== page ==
Happy Banned Book Week! Are you reading something challenged?
So often, books that are challenged are done so because the content is challenging. Something about the plot, the characters, or the diction challenges someone’s notions. That person then decides that such a book should not be made accessible to any child/teen reader. What often gets lost in the discussion is the difference between access and appropriateness. A parent deciding that because Xavier got nightmares after watching 28 Days Later, Xavier should not read The Hunger Games is valid. Parents are gatekeepers of their families to an extent. What they are not is the moral police for everyone else’s children. Some parents pre-screen books. Others read with the child and have discussions about the challenging content. These are parents acting appropriately and responsibly. To deprive a whole population of a meaningful text because the word “scrotum” (The Higher Power of Lucky) makes you personally uncomfortable is not.
I am going to guess that Girl Parts by John M. Cusick will make it on some lists. I think writers and their editors have to have some inkling that the challenging content will ruffle a few feathers. Why? It opens with a teenager committing suicide on the Internet and a Joe McFrat Jr.-type character who could care less. That apathy propels the plot to his needing companionship in the form of Rose. Rose, a robot, then challenges notions of humanity. As she explores her burgeoning sentience, she, well, explores her sentience. The novel Deenie first dealt with that topic. Deenie has also been put on banned and challenge lists.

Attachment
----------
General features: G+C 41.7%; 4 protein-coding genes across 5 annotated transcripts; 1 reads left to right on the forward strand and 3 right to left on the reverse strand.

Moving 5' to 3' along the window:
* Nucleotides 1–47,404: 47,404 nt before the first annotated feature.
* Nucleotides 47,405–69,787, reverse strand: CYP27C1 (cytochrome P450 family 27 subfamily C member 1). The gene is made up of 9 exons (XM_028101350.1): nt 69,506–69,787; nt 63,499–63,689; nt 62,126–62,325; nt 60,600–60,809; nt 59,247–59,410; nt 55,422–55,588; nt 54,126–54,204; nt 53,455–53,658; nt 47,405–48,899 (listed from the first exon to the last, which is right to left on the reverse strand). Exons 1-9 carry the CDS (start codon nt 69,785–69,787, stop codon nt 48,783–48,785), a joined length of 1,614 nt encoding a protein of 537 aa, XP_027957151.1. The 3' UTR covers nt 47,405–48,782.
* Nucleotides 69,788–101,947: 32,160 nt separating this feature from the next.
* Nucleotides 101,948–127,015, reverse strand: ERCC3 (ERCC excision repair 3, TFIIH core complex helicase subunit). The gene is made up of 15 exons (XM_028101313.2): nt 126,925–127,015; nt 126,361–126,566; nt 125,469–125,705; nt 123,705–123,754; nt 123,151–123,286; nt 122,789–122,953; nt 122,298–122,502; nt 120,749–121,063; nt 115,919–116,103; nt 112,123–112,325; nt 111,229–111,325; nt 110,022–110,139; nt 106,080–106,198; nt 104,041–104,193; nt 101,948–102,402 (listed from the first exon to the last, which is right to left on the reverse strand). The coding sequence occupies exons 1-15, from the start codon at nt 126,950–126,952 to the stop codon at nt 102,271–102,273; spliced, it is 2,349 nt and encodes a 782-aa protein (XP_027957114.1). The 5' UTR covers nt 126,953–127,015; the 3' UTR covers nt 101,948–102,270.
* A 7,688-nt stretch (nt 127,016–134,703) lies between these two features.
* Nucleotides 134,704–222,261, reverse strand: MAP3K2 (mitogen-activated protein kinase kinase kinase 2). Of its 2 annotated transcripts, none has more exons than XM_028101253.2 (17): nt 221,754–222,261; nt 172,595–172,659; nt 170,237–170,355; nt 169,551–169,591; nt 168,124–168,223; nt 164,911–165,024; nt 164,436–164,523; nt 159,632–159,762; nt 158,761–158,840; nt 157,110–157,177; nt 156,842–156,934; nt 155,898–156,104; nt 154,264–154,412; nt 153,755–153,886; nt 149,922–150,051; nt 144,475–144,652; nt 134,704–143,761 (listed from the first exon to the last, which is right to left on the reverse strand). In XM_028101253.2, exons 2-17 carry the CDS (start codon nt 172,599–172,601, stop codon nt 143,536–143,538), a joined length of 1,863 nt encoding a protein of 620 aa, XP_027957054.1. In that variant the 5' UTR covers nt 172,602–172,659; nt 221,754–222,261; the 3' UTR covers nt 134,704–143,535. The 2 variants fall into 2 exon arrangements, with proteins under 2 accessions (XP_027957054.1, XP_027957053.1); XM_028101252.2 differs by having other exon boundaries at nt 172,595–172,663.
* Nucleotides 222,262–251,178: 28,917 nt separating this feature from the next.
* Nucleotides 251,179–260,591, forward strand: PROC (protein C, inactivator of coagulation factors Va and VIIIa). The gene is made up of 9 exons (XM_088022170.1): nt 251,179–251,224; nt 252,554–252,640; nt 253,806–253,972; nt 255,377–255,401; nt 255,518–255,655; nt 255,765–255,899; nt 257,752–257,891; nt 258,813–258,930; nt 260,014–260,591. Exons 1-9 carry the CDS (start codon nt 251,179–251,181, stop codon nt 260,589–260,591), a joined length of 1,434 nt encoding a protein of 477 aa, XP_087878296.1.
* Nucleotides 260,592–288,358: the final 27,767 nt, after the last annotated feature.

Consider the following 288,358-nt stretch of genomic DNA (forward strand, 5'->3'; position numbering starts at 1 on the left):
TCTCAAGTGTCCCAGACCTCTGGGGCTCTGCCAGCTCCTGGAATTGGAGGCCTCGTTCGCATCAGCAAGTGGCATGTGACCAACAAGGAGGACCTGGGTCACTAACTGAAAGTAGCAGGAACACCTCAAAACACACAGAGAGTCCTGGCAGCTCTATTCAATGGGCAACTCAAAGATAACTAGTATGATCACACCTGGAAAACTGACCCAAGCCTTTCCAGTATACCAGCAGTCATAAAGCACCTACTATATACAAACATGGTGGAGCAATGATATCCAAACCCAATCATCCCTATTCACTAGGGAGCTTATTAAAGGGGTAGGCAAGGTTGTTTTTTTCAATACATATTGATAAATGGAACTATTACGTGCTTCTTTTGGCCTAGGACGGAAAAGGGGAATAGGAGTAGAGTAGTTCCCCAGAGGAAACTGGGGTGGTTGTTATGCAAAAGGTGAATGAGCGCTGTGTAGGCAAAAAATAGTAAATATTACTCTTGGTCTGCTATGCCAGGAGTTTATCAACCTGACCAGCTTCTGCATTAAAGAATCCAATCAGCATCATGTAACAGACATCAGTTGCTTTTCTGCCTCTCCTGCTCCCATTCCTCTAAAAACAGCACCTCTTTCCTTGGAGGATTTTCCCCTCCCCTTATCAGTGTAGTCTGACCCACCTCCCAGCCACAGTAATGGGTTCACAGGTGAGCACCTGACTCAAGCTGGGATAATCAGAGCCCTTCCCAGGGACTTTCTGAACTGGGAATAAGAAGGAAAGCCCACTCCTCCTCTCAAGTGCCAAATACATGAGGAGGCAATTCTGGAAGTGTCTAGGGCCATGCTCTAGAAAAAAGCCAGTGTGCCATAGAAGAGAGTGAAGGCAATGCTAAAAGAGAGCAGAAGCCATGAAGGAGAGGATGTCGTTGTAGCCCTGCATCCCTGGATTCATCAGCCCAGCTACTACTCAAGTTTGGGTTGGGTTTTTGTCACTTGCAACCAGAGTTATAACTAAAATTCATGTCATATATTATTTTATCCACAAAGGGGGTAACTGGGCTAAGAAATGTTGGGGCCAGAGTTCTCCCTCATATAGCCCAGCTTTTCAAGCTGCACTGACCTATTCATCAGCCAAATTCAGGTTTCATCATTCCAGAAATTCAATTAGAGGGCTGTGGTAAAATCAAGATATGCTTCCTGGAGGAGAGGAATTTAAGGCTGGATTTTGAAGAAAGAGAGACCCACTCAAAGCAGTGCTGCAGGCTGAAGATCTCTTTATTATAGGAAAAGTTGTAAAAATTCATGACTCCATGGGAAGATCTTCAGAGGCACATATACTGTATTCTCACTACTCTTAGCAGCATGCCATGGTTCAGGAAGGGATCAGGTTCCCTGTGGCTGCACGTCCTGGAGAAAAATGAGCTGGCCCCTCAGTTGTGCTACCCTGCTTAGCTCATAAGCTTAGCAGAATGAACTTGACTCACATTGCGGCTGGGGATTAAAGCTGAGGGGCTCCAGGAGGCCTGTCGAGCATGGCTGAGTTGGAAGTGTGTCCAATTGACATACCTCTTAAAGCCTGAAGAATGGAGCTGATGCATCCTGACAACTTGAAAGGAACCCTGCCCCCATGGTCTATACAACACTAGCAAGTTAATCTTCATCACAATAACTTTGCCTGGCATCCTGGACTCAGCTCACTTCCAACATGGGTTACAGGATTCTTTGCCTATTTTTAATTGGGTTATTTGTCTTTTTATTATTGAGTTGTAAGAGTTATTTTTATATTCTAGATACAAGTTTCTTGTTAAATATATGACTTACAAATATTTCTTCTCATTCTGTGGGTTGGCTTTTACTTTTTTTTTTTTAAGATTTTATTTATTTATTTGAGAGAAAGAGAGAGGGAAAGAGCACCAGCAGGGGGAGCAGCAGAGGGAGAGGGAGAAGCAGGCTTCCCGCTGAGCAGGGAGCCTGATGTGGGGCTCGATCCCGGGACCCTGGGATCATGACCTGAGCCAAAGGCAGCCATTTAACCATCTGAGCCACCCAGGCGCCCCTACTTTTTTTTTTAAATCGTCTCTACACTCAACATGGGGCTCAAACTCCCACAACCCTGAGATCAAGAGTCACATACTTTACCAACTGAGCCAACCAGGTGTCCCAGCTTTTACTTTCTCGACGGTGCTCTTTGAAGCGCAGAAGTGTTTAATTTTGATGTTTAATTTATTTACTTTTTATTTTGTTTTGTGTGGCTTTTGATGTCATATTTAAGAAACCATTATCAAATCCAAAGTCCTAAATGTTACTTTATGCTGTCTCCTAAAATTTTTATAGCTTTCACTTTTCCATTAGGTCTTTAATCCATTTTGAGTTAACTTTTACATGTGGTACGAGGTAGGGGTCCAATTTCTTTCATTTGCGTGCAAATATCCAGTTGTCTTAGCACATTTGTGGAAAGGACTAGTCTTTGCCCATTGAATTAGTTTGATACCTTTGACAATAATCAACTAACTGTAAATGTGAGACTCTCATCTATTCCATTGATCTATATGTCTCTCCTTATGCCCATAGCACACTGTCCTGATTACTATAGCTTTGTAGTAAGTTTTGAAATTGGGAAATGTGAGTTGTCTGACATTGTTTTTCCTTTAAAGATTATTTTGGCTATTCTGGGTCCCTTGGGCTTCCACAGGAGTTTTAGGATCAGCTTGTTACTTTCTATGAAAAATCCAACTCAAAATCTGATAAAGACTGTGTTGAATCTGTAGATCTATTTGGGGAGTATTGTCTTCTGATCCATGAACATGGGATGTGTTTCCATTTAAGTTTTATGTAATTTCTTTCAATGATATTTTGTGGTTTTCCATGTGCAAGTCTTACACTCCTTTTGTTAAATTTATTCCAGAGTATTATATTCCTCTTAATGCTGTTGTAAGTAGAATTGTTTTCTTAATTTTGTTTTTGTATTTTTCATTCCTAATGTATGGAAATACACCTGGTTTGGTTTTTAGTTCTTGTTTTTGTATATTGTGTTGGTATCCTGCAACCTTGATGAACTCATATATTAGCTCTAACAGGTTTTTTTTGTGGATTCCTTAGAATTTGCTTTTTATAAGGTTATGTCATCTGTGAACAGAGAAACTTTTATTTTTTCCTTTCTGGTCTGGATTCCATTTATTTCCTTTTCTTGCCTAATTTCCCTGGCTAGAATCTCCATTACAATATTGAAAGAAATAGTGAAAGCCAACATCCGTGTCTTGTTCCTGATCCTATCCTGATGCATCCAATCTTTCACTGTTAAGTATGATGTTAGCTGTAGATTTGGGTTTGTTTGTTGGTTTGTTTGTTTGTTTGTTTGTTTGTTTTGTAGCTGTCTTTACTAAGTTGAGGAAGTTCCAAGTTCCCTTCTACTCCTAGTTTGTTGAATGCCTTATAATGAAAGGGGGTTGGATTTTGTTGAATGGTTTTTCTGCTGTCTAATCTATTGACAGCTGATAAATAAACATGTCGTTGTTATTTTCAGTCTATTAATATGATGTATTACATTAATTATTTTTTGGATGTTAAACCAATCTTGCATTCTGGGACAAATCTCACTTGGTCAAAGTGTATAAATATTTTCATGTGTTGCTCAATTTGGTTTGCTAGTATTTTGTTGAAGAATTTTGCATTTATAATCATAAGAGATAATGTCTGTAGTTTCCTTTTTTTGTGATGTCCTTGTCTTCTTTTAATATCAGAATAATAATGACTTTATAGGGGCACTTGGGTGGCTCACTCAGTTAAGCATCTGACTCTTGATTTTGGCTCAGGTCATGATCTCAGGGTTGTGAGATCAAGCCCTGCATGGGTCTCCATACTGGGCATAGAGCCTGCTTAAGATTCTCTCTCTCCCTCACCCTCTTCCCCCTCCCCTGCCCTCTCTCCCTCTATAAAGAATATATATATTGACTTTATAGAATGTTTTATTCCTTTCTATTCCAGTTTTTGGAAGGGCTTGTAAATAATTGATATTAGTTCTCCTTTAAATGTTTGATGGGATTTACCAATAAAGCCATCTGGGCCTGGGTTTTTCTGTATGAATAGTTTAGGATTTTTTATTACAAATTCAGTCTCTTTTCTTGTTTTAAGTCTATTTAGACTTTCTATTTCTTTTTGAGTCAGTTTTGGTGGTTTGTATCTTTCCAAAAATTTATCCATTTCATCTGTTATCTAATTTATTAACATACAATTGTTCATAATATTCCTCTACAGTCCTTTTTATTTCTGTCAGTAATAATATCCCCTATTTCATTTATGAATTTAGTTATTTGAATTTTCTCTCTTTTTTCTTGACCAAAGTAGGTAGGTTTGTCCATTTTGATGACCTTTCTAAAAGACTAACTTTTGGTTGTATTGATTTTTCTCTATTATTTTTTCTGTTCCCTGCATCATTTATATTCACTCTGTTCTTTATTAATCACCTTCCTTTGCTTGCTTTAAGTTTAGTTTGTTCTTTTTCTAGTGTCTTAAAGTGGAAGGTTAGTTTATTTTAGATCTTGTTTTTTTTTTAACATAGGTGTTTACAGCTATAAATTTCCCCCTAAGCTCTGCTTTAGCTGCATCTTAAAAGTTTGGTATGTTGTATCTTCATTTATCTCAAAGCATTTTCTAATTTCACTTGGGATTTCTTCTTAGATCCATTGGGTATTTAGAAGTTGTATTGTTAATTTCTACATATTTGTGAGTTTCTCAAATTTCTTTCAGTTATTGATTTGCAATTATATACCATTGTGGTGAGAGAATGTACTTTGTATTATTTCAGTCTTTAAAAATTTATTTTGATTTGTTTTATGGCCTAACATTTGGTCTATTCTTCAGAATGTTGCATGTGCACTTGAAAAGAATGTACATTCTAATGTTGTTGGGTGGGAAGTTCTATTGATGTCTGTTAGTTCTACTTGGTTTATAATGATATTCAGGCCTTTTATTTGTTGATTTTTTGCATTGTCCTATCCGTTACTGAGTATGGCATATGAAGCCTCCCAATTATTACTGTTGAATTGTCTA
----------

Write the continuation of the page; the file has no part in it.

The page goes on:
If Girl Parts does get challenged because of that scene, teen readers will miss out on an engaging, realistic, to-the-moment read on tehcnology’s effect on human psychology. The Metro newspapers ran an article recently about people who use the Internet in their suicide plans. It’s a timely topic, especially given the latest Japanese trends of virtual girlfriends and techno rehab camps in China. Rose’s moment is just one strand in the larger web defining the human construct.
Don’t force ideas out of the classroom or libraries. School and new ideas are supposed to be challenging.